The Weimar Republic: 1919-1933

The history of the Weimar Republic (1919-1933) illuminates one of the most creative and crucial periods in the twentieth century and serves as a significant case study of the critical issues of our own time. Many of the questions asked about the Weimar Republic are relevant to problems that individuals and societies face in the twenty-first century.

1914-06-28 00:00:00

Start of World War I

The assassination of Archduke Francis Ferdinand, the heir to the throne of the Austro-Hungarian Empire, by Serb nationalists in June 1914 was the immediate spark that led to the First World War. The foundations for a full-scale European war included a dangerous system of alliances, an armaments race, and a risk-taking foreign policy by Germany, Austria and Russia designed to reduce domestic discontent and create national unity.

1914-09-01 00:00:00

US and German Trade

By 1914, Germany and the United Sates were overtaking England economically and were the world's fastest growing economies. Germany’s economic success was undermined by the war and US-German trade was reduced to less than 1% of its 1914 value by England’s successful naval blockade. American ships going to England became potential targets for German U-boats.

1915-04-28 00:00:00

Women’s International League for Peace and Freedom (WILPF)

Bertha Pappenheim urged members of the League of Jewish Women (JFB), which she had founded, to join the Women’s International League for Peace and Freedom (WILPF) which was a pacifist group founded in 1915 and led by Jane Addams. The League was not a popular movement in Germany but Papenheim admired its commitment to peace and its condemnation of antisemitism as an “enemy of world peace."

1917-02-01 00:00:00

The Russian Revolution

In 1917, Russia was unable to supply its soldiers in the field or feed its people at home. A strong desire for an end to Czarist misrule, for bread, and peace led to riots which in turn led to revolution. A moderate revolution in March of 1917 was followed by a more radical revolution in November of 1917. That radical revolution brought Lenin and the Bolsheviks to power in Russia. Lenin and his second in command, Trotsky, took Russia out of the war by accepting a harsh peace treaty from the Germans and created the Red Army, which defeated the Bolsheviks’ internal enemies and began more than 70 years of communist rule in Russia.

1918-11-10 00:00:00

Abdication of the Kaiser

On November 10th 1918, Kaiser Wilhelm II boarded the imperial train for Holland. He signed the official act of abdication as King of Prussia and Emperor of Germany on November 28th with German troops still on foreign soil and the Weimar republic not yet a reality. His abdication was designed to put Germany in a better negotiating position with the victorious democracies. The final pressure for his abdication came from General von Hindenburg.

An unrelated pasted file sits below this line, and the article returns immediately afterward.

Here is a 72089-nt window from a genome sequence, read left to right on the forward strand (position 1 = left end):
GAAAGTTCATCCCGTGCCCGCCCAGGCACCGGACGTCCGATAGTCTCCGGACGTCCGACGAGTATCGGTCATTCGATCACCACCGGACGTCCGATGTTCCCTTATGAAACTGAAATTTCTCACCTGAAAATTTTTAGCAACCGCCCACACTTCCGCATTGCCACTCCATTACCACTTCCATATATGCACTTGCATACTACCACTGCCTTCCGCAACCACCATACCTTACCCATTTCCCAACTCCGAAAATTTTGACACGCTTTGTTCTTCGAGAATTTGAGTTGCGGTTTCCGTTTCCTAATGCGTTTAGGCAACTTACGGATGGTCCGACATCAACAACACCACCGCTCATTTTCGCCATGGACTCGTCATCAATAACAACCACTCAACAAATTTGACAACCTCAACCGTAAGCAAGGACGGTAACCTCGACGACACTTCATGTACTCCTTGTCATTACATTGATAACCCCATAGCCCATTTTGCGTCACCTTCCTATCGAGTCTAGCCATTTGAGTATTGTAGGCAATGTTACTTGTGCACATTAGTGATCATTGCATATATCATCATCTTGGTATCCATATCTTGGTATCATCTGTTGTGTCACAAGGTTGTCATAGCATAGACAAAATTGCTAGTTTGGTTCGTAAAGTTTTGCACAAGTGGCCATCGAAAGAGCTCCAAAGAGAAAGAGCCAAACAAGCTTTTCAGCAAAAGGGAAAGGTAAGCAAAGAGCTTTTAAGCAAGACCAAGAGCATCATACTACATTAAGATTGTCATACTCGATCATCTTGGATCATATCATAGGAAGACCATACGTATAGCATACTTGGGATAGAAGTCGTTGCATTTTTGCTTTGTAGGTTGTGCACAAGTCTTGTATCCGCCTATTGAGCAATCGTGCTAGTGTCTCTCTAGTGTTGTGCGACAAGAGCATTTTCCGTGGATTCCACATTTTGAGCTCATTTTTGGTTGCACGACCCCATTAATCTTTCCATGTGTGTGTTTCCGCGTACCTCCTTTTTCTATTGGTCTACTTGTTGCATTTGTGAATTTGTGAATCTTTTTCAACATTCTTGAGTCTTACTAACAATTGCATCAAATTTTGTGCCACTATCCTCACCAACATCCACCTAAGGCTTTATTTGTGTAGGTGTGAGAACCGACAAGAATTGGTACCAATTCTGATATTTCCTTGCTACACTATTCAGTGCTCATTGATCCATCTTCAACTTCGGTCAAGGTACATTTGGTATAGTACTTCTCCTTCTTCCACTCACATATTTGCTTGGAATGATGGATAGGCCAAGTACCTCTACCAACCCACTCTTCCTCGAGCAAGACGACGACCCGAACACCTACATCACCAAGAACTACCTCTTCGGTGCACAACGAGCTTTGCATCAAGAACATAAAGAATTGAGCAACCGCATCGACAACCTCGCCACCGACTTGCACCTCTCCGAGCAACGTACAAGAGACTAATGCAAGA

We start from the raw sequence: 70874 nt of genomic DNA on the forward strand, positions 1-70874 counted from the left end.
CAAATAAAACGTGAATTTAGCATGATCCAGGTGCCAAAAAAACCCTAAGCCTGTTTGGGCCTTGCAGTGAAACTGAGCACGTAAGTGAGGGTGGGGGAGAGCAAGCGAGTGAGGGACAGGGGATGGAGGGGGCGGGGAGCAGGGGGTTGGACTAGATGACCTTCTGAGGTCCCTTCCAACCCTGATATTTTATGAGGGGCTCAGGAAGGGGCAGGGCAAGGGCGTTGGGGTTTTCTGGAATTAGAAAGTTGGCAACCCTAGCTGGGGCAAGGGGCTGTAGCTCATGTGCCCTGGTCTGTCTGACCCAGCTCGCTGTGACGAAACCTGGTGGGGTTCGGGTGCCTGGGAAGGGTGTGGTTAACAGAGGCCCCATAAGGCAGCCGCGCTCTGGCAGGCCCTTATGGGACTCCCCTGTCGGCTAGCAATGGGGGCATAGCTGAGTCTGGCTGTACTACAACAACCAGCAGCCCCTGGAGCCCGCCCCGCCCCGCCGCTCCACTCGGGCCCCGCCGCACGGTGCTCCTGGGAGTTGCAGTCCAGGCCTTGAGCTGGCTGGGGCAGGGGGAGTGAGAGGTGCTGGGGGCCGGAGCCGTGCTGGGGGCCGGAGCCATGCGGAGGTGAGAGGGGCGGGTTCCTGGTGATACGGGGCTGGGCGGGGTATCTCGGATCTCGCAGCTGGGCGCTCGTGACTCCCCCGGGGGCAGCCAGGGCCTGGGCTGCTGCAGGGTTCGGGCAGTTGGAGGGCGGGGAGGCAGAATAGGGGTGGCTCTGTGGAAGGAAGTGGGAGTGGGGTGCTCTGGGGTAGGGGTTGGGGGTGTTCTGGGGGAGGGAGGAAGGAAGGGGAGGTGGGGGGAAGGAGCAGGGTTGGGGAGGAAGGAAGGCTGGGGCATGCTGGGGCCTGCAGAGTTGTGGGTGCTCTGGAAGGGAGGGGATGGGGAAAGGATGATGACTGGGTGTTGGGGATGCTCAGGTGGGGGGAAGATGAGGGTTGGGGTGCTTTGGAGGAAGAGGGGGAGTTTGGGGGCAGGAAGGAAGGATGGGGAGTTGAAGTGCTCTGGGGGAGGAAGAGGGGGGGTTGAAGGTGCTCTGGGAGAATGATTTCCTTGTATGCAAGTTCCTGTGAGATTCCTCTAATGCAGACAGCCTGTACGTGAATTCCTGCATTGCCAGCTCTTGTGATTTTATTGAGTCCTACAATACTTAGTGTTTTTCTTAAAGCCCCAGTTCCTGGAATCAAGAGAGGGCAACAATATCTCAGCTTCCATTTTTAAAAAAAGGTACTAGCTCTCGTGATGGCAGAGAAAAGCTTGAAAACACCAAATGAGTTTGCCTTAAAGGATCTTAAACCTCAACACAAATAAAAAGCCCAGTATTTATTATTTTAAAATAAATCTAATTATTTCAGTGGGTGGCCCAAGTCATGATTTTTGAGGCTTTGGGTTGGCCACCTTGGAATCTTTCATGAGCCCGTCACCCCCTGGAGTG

1918-11-11 00:00:00

The End of World War One / November Criminals

Germany's failed final offensive was followed by the mutiny of its High Seas Fleet. Forced to seek peace by naval rebellion, increasing desertions, shortages of ammunition and food, and the prospect of ever increasing American troops and supplies, the General Staff agreed to an armistice and the fighting ended on November 11, 1918. The negotiators of the armistice who were leaders of the Social Democratic, Democratic and Catholic Center parties were labeled as the criminals by Germans on the political right who felt that these men betrayed their country and stopped a war that Germany could still win. Men like Phillip Scheidemann, Walter Rathenau and Matthias Erzberger who negotiated did so because the German Generals pleaded with them to gain an armistice as they feared that the German army was running out of munitions and food and was in danger of falling apart. These men, who helped create and lead the Weimar Republic in its early years, would always be considered "November Criminals" by the enemies of the Weimar Republic. The reluctant negotiators who had felt it was their patriotic duty to follow the Generals request were marked for murder by their enemies and would be repudiated by the Generals who had pressured them to carry out the negotiations. Since reporting of the actual progress of the war was highly censored, and virtually all combat took place outside of Germany, Germans were almost totally unprepared for their defeat and surrender.

1919-01-05 00:00:00

Sparticist Revolution

Disappointed by the Social Democrats (SPD) support for the War in 1914, Rosa Luxemburg and Karl Liebknecht founded the Spartacists, a revolutionary anti-war faction within the moderate Social Democratic Party. Luxemburg and Liebknecht were imprisoned in 1915 for their anti-war activities. In 1919, at the end of the war, the Spartacists led a group of radical workers on the streets of Berlin who wanted to create a German Bolshevik state. The moderate Socialists used troops to put down these radical workers, as they feared the radicals threatened the chances for republican government in Germany. Undisciplined Freikorps troops who followed regular Army troops into Berlin murdered Rosa Luxemburg and Karl Liebknecht. The actions of moderate socialists against more radical socialists during the Spartacist revolution created a split in the left, which lasted throughout the Weimar years and strengthened the position of those on the right.

1919-06-28 00:00:00

Germany Signs the Treaty of Versailles